By Jason Davis – WASHINGTON, DC (Aug 20, 2021) US Soccer Players – From the beginning, Atlanta United did things differently. When Major League Soccer’s southern experiment launched in 2017, longtime observers of soccer and sports in the United States carried reasonable questions about the likelihood of United’s success in the city. Since contraction prior to the 2002 season, there was no MLS team south of DC United. Add in Atlanta’s reputation as a fickle sports city that didn’t always back its professional teams, and it was a risk.
The Falcons, the Braves, the Hawks, the departed NHL Thrashers. They all had stories of fans drifting away at the first sign of mediocrity. Win, and the region would rally. Lose, and they’d abandon you as quickly as they’d arrive. It might be possible to get them back, but not until the good times come around again.
With Falcons owner Arthur Blank’s money backing the project, Atlanta United’s plan was to contend from the start. That meant spending big money by MLS standards, though Atlanta United didn’t do that in traditional ways. Rather than scoop up a famous player who had made his name in one of Europe’s elite leagues, United chose to scout South America for players who could lead them to the top. Atlanta redefined the team-building process with a paradigm-shifting coaching hire in Gerardo “Tata” Martino.
It worked. That early success did much to endear the team to the surprisingly receptive soccer fan base in the area. Despite initial concerns that interest in soccer wasn’t strong enough in Atlanta to support an MLS team, the city turned out for the new soccer club in record-breaking numbers.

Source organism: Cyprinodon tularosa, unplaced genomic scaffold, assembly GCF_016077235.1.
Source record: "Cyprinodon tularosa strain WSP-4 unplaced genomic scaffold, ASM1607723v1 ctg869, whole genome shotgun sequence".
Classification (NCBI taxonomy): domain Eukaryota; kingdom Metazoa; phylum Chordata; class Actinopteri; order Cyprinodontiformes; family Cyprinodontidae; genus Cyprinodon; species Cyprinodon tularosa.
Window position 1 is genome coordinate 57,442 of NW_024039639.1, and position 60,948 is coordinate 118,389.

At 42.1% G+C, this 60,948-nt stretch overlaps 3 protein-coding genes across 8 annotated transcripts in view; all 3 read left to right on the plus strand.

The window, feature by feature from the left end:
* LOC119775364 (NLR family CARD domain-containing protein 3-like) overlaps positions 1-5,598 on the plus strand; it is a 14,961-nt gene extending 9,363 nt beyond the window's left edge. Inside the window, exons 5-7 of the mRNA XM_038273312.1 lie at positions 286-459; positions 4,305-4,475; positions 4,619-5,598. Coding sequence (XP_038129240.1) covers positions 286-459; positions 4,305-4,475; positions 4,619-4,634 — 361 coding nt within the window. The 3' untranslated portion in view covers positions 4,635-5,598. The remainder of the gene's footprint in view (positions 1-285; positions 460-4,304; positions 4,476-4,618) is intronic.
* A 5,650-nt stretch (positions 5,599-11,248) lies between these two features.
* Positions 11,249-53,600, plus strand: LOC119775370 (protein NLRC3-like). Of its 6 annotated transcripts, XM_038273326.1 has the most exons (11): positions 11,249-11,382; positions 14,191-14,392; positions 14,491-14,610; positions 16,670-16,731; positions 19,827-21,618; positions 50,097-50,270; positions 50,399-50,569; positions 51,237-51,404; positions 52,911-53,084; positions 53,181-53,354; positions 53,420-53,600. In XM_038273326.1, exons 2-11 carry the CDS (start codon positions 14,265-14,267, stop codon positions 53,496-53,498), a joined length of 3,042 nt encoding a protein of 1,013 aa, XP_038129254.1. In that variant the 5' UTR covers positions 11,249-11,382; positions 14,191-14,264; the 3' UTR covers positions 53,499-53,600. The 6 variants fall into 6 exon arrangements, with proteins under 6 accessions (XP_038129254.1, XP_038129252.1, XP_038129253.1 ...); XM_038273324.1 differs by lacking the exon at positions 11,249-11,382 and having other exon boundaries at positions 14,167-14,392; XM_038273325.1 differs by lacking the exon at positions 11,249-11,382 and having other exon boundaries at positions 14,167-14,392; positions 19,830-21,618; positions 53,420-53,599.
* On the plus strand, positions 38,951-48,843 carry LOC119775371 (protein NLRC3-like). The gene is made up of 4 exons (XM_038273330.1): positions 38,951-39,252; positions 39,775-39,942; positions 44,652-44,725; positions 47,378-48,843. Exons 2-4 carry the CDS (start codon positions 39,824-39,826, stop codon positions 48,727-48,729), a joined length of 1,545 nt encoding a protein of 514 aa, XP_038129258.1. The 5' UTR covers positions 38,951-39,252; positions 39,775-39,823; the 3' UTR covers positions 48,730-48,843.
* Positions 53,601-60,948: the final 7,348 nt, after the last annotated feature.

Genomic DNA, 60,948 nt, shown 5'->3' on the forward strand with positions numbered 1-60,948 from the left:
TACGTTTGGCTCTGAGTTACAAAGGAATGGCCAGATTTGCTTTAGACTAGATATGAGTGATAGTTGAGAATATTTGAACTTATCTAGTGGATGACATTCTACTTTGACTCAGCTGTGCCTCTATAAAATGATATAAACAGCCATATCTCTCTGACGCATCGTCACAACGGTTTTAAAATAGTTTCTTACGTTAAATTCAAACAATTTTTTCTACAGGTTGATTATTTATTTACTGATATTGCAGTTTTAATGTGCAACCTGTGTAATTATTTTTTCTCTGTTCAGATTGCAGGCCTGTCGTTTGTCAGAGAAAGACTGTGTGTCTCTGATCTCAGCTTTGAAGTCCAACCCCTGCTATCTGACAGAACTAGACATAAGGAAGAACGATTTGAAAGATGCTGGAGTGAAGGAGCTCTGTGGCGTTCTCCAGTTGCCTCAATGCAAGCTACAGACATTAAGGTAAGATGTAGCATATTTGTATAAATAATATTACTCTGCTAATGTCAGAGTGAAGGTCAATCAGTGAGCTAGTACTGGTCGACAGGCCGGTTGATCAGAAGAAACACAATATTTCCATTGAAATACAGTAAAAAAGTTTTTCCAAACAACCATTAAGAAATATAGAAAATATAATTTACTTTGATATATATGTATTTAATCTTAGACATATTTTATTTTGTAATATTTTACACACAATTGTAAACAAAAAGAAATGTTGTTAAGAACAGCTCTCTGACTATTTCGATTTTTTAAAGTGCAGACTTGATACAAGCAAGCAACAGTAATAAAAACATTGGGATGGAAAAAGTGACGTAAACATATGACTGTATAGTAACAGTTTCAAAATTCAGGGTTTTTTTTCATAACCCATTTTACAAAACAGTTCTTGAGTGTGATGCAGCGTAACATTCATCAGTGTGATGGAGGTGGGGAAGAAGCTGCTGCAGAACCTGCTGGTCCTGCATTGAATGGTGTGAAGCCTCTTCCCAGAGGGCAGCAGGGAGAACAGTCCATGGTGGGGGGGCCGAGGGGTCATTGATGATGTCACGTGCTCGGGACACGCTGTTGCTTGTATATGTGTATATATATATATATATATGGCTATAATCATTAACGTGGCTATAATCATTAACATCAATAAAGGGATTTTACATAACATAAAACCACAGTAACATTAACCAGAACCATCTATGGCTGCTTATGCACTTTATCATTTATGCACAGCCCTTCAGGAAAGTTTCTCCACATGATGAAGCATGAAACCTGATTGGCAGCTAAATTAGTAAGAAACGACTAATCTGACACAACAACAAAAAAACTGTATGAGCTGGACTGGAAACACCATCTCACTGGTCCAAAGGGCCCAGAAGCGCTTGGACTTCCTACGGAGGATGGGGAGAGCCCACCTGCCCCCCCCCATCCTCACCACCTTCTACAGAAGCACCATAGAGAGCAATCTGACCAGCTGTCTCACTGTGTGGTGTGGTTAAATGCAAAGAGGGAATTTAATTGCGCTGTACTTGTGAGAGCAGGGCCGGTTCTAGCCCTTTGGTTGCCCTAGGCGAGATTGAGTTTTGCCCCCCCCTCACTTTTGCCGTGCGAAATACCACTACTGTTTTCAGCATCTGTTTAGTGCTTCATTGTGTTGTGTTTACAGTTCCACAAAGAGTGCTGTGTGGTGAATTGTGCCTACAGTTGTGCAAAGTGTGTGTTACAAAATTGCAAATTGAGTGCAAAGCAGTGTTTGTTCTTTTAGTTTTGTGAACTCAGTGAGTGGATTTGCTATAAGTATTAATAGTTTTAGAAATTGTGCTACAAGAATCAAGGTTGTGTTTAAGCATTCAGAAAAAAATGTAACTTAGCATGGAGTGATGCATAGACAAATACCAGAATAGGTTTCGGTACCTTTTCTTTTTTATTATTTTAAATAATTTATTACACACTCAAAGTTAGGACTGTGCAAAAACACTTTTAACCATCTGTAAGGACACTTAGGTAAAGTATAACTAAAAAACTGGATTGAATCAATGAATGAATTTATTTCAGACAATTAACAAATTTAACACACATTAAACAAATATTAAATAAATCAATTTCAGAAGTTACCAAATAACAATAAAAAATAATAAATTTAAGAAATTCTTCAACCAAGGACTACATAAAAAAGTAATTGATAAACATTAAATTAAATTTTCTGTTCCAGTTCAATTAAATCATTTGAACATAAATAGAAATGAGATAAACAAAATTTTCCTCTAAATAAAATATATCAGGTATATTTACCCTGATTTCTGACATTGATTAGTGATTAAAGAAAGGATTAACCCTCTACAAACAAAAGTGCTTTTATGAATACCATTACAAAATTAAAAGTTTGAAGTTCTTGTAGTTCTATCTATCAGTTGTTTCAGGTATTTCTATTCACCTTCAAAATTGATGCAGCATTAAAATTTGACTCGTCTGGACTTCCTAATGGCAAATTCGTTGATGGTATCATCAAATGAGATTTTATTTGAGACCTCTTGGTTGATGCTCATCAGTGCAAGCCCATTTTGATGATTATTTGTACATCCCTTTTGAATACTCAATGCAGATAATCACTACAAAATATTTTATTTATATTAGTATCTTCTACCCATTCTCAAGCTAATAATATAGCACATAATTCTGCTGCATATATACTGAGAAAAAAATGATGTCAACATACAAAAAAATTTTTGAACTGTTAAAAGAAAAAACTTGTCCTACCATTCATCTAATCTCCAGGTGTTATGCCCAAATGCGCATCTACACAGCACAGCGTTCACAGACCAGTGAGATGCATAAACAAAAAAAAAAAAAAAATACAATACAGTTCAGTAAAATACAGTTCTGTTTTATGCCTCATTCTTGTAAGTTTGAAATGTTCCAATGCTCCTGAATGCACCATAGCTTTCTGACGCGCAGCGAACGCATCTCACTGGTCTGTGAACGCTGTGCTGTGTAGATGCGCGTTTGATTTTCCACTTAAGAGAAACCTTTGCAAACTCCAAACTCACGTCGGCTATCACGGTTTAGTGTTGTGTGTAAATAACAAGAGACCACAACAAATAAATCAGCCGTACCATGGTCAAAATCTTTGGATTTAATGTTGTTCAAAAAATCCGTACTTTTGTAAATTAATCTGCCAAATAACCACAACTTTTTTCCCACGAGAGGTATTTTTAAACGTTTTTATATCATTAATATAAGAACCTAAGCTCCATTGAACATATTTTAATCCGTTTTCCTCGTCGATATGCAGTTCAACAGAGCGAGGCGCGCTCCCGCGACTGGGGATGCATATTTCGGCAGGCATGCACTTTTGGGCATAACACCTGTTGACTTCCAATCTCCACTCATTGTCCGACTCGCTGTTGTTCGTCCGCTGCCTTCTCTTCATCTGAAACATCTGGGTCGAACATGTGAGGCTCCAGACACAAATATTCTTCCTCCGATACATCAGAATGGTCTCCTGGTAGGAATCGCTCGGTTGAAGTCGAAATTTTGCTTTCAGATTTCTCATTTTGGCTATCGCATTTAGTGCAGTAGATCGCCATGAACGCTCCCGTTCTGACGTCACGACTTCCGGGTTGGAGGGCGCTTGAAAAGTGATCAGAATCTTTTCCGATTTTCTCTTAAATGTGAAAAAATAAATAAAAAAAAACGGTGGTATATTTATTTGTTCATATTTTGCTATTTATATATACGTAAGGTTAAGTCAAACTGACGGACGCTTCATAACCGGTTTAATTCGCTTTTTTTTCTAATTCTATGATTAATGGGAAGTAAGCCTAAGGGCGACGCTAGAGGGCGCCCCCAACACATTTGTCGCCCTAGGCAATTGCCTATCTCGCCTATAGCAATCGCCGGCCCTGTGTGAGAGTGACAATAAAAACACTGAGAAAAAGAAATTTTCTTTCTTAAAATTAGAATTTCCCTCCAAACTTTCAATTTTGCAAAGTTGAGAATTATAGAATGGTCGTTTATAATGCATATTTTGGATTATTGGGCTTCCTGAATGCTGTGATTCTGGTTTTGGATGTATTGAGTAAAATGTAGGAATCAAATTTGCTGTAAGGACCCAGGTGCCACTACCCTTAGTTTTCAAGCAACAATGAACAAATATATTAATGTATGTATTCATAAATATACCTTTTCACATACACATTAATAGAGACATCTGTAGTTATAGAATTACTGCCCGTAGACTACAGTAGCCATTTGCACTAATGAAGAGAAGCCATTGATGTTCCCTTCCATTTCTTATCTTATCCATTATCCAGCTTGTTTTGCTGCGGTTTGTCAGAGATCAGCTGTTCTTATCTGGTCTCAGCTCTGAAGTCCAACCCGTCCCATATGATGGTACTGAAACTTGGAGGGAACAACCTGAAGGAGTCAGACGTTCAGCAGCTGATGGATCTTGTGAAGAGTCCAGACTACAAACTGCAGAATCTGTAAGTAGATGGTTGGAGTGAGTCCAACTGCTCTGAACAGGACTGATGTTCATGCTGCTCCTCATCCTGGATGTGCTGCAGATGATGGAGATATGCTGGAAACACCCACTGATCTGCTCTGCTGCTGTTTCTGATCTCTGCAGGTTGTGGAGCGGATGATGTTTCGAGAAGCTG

That happened because of latent demand for soccer because the club marketed itself well, and the club won games right away. Of course, it didn’t hurt that Atlanta opted to keep concession prices low at a brand new NFL stadium.
Atlanta won because it signed players like Yamil Asad, Hector Villalba, Leandro Gonzalez Pirez, Miguel Almiron, and, perhaps most importantly, Josef Martinez. After a poor experience in Italy, Martinez was due for a fresh start. Moving away from the intensity of the European game and in a town ready to embrace every member of its brand new soccer team, Martinez was able to live up to the prodigious talent that got him a chance to play in Serie A in the first place.
United’s new model turned on finding young and/or hungry talent without the premium price tag to deliver results for an exuberant new fan base. Atlanta didn’t need to sign a marquee name. Instead, it could simply make them.
Since the heady early days and the club’s championship in 2018, Atlanta United fell hard into a run of mediocrity. The coaching disruption following Martino’s move to the Mexican national team is partly to blame. Still, the sale of Almiron and the loss of Martinez to a long-term knee injury played a major role.